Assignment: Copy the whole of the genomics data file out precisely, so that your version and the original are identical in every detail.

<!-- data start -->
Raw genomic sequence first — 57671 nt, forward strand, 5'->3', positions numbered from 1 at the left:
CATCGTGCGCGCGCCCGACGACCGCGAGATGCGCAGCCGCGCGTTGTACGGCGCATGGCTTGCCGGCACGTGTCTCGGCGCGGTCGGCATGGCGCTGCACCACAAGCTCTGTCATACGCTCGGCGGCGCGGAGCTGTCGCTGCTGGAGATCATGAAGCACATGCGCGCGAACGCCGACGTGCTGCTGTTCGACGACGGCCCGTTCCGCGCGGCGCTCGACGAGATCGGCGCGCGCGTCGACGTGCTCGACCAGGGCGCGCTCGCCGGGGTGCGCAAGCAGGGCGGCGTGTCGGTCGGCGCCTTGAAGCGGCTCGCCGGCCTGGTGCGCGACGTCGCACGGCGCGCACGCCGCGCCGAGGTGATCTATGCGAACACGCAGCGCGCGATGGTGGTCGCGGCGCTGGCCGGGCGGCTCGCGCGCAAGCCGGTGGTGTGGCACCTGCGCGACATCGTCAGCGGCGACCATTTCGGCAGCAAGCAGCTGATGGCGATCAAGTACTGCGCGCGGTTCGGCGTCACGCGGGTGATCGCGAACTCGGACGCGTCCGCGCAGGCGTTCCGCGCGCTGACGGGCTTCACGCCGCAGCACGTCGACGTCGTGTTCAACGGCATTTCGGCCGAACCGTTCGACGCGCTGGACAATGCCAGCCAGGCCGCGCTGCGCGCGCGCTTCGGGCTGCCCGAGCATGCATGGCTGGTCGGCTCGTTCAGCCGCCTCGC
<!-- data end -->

Raw genomic sequence first — 57671 nt, forward strand, 5'->3', positions numbered from 1 at the left:
CATCGTGCGCGCGCCCGACGACCGCGAGATGCGCAGCCGCGCGTTGTACGGCGCATGGCTTGCCGGCACGTGTCTCGGCGCGGTCGGCATGGCGCTGCACCACAAGCTCTGTCATACGCTCGGCGGCGCGGAGCTGTCGCTGCTGGAGATCATGAAGCACATGCGCGCGAACGCCGACGTGCTGCTGTTCGACGACGGCCCGTTCCGCGCGGCGCTCGACGAGATCGGCGCGCGCGTCGACGTGCTCGACCAGGGCGCGCTCGCCGGGGTGCGCAAGCAGGGCGGCGTGTCGGTCGGCGCCTTGAAGCGGCTCGCCGGCCTGGTGCGCGACGTCGCACGGCGCGCACGCCGCGCCGAGGTGATCTATGCGAACACGCAGCGCGCGATGGTGGTCGCGGCGCTGGCCGGGCGGCTCGCGCGCAAGCCGGTGGTGTGGCACCTGCGCGACATCGTCAGCGGCGACCATTTCGGCAGCAAGCAGCTGATGGCGATCAAGTACTGCGCGCGGTTCGGCGTCACGCGGGTGATCGCGAACTCGGACGCGTCCGCGCAGGCGTTCCGCGCGCTGACGGGCTTCACGCCGCAGCACGTCGACGTCGTGTTCAACGGCATTTCGGCCGAACCGTTCGACGCGCTGGACAATGCCAGCCAGGCCGCGCTGCGCGCGCGCTTCGGGCTGCCCGAGCATGCATGGCTGGTCGGCTCGTTCAGCCGCCTCGC